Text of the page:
By Dr. Jonathan Latham
Global Research, June 29, 2016
Who What Why 27 June 2016
Though the chemical industry gets wide praise for eliminating the hazardous chemical BPA from our water bottles and other daily use products, the replacement material may turn out to be even worse.
Before we consider the new danger, let’s look at the old one.
BPA (bisphenol-A) — is a chemical found in plastic bottles, in the lining of food cans, in bottle tops, and in water supply lines. It can seep into whatever it contains.
BPA is used to make polycarbonate plastic, said to be “a lightweight, high-performance plastic that possesses a unique balance of toughness, optical clarity, high heat resistance, and excellent electrical resistance.”
As well as being a primary ingredient of plastics, BPA also interferes with hormones — the powerful chemical messengers that control nearly every major function of the body. For this reason, it is called an “endocrine disruptor.”
Exposure to BPA in adulthood has numerous effects, including stem cell and sperm cell defects, the risk of prostate and breast cancers, liver tumors, rising blood pressure, and obesity (Bhan et al., 2014; Prins 2014). Fetuses exposed to BPA can develop food intolerance. Early BPA exposure can lead to delayed effects, including those indicative of altered brain function.
These are just a representative handful of harms, drawn from a much larger body of at least 200 publications (some have estimated a thousand publications). The sheer quantity of results represent a massive accumulation of scientific evidence that BPA is harmful.
Chemical manufacturers have begun removing BPA from their products. Sunoco no longer sells BPA for products that might be used by children under three. France has a national ban on BPA food packaging. The EU has banned BPA from baby bottles. These bans and associated product withdrawals are the result of epic scientific research and some intensive environmental campaigning.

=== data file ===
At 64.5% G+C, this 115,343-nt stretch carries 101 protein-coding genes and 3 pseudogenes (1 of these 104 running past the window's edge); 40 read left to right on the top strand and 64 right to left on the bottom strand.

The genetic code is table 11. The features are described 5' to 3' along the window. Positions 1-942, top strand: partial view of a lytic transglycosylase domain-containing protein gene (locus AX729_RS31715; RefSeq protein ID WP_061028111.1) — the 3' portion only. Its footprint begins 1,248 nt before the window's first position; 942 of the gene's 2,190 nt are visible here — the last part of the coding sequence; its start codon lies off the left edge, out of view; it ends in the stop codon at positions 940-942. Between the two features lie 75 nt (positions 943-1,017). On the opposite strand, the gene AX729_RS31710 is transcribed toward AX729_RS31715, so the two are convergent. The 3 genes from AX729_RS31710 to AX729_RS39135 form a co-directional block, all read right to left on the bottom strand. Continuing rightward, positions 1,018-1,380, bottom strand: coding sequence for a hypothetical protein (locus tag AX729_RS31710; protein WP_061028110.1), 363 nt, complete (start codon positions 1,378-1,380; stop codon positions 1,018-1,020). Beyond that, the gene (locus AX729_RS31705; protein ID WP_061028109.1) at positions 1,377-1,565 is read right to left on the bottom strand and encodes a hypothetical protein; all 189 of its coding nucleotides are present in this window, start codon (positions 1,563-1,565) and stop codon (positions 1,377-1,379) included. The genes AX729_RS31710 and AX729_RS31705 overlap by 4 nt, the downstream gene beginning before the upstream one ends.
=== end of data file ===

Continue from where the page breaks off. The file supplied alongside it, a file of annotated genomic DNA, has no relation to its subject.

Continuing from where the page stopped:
But these restrictions are not victories for human health. Nor are they even losses for the chemical industry.
For one thing, the industry now profits from selling premium-priced BPA-free products. These are usually made with the chemical substitute BPS — which current research suggests is even more of a health hazard than BPA.
But since BPS is far less studied, it will likely take many years to build a sufficient case for a new ban.
From BPA to BPS — Bad to Worse?
The chemical most frequently used to make BPA-free products is called BPS. As its name implies, BPS is very similar in chemical structure to BPA.
However, BPS appears to be absorbed by the human body more readily than BPA and is already detectable in 81% of Americans.
BPS is now looking likely to be even more toxic than BPA. Like BPA, BPS has been found to interfere with mammalian hormonal activity.
In addition, to a greater extent than BPA, BPS, alters nerve cell creation in the zebrafish brain and causes behavioral hyperactivity in zebrafish larvae. These results were observed at extremely low chemical concentrations, 1,000-fold lower than the official US levels of acceptable human exposure.
Time and again, synthetic chemicals have been banned or withdrawn only to be replaced by others that are equally harmful, and sometimes are worse.
Neonicotinoids — which the International Union for the Conservation of Nature (IUCN) credits with creating a global ecological catastrophe — are modern replacements for long-targeted organophosphate pesticides. And organophosphates had previously supplanted DDT and the other organochlorine pesticides from whose effects many bird species are only now recovering.
What can be done about this? First, we need to understand the full extent of the problem. That means stripping away the mythologies surrounding risk assessment. When we do this, we see why chemical regulations don’t work.
“Risk Assessment” Is an Illusion
The experiments currently being performed by toxicologists are incapable of generating predictions of safety that can be applied to other species, or even to the same species when it exists in other environments, or eats other diets.
Since numerous experiments have shown that this most basic element of chemical risk assessment is invalid, the protection chemical risk assessments claim to offer is a complex illusion.
What is known about the technical limitations of toxicology and the overall scientific rigor of chemical risk assessment? And are these assessments being performed by competent and well-intentioned institutions?
The standard assays of toxicology involve the administration (usually oral feeding) of chemicals in short term tests of up to 90 days to defined strains of organisms (most often rats or mice). These test organisms are of a specified age and are fed standardised diets.
The results are then extrapolated to other doses, other age groups and other environments. Such experiments are used to create estimates of harm. Together withestimates of exposure they form the essence of chemical risk assessment.
To say that both estimates are prone to error, however, is an understatement.
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